Now there are English nationalists who use English nationalism as a means to an anti-democratic end, but I call myself a civic nationalist because I want England to have some of the trappings of democarcy and statehood in order to help inculcate a feeling of English national identity (which is something connected to, but different, from English ethnic identity).

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  65. Yes, Toque, I understand! But I'm pleased to see that you have lost none of your skill in argument, tired or not. :-)

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  67. Brendano,
    Where have I missed anything? I'm well aware of the content of the blog. Or have you taken to revising inner thoughts as well as the written word?

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  71. "My solution isn't for further Balkanisation but for less."

    I hate to break it to you, but you don't have a 'solution'. Your solution, as you endearingly call it, is - like the UKIP solution - a non-solution. Unachievable and therefore pointless. The 'balkanisation' of the UK has already occurred and won't be reversed, get over it and move on.

    "England doesn't need the petty, juvenile trappings of a statist England to regain our culture."

    And neither does Britain.

    "I am not a nationalist--I am a Unionist--how many times must I say this."

    Well your writing on your blog belies that statement, and makes a mockery of "statist England" comment. For example:

    "That being in an EU that is run by Britain’s traditional enemies, is a dangerous prospect for the cultural survival of the British nation"

    It is for this reason that what remains of the free British nation-state, must say to the EU, we want out.

    You're a British nationalist who believes that his nationalism is superior to the nationalism of other people, but for no good reason.

    There's nothing criminal about being a British nationalist, so you should come out the closet and embrace it.

    "I do not believe in popular sovereignty. I am a believer in great states."

    That's just tragic. You should go and work for the EU, you'd fit in well.

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  72. 'The UK was founded organically and transparantly'

    Not really, Adam ... it's a matter of record that the Irish parliament was bribed to vote itself out of existence in 1800 (not that it was a paragon of democracy in any case).

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  77. Adam, I completely agree with Toque here. If one dismisses popular sovereignty, which has nothing at all to do with Marxism, pseudo or otherwise, then there is no argument left against the bureaucrats of the EU, no argument left in defence of democracy and the nation state. It does not matter what you say or how you vote, we, the Guardians, know what is best for you.

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  80. On the Falklands my position is quite clear: if the people want to remain British then they should remain British. Otherwise Argentina can have these worthless rocks, and welcome! Salisbury understood precious little about democracy, not that I would expect him to, though I'm not quite clear what he meant by 'sovereign right'. Europe, the European Union, represents a serious challenge to our sovereign rights as a nation. And if out sovereignty is undermined so, too, is our democracy.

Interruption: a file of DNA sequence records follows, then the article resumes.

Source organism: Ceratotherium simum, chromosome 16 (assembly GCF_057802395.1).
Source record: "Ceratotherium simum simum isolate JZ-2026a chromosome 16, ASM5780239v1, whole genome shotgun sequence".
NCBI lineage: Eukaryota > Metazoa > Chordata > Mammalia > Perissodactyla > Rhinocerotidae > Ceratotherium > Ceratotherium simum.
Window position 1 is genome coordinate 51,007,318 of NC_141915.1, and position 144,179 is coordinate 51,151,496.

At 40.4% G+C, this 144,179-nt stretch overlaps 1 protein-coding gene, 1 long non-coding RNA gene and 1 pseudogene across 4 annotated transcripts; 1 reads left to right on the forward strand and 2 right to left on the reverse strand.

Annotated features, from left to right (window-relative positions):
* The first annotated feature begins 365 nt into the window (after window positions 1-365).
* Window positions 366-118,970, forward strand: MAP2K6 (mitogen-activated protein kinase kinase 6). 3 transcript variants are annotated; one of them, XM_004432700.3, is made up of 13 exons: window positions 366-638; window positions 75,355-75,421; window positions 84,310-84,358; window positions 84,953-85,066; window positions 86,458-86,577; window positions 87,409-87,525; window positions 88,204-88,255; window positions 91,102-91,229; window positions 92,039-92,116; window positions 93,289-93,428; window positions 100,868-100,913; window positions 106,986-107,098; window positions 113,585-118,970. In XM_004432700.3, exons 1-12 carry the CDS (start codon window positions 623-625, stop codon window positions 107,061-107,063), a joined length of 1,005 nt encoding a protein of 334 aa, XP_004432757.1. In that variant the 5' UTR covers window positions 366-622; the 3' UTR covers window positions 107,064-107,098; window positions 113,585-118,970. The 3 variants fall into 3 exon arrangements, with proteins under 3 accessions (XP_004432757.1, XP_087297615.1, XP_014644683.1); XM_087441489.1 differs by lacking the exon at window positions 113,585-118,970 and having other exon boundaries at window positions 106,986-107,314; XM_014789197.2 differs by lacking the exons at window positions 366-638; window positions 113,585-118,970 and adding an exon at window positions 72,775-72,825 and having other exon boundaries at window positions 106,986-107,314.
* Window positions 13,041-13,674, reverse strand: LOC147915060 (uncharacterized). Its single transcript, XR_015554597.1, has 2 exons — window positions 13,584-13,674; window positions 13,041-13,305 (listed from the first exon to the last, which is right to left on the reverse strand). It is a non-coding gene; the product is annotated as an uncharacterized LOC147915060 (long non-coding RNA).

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  84. It's yours, Adam, yours and the last goat, with socialist blessings. :-))

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  86. Actually, I almost never describe myself as British. I'm English and proud of being English; I can think of no greater accolade.

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  89. It's simple: for me it ends with being called English in describing my nationality.

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  92. Mister Garrie, you're railing against the zeitgeist. Government's need to rule with consent, and much as you may dislike the fact, Parliament still has a role but it is not an absolutist role. 'UK supremecy', as you put it (presumably in reference to Crown sovereignty), stopped being absolute when power was devolved on the basis of popular sovereignty.

    There is no going back.

    The UK solution of abolishing members of the Scottish Parliament and installing dual mandate MPs won't work because it won't happen, the Scots won't have it and neither should the English. A man cannot serve two masters; dual mandate MPs will be a recipe for constitutional chaos. For a start you would be introducing nationalism into the Union (Imperial) Parliament, expecting English MPs to act as a national bloc in the interests of England, when previously MPs have always divided along party (not national) lines. And what would happen when there is a Conservative majority in England and no Labour majority across the UK? Have you thought about the psychological impact of restoring Westminster to its original role as an English parliament; what effect would that have on the Scots (many of whom already regard Westminster as the English parliament); do you suppose that excluding their MPs from 70% of the business of the House (English domestic affairs) will make them feel more or less British?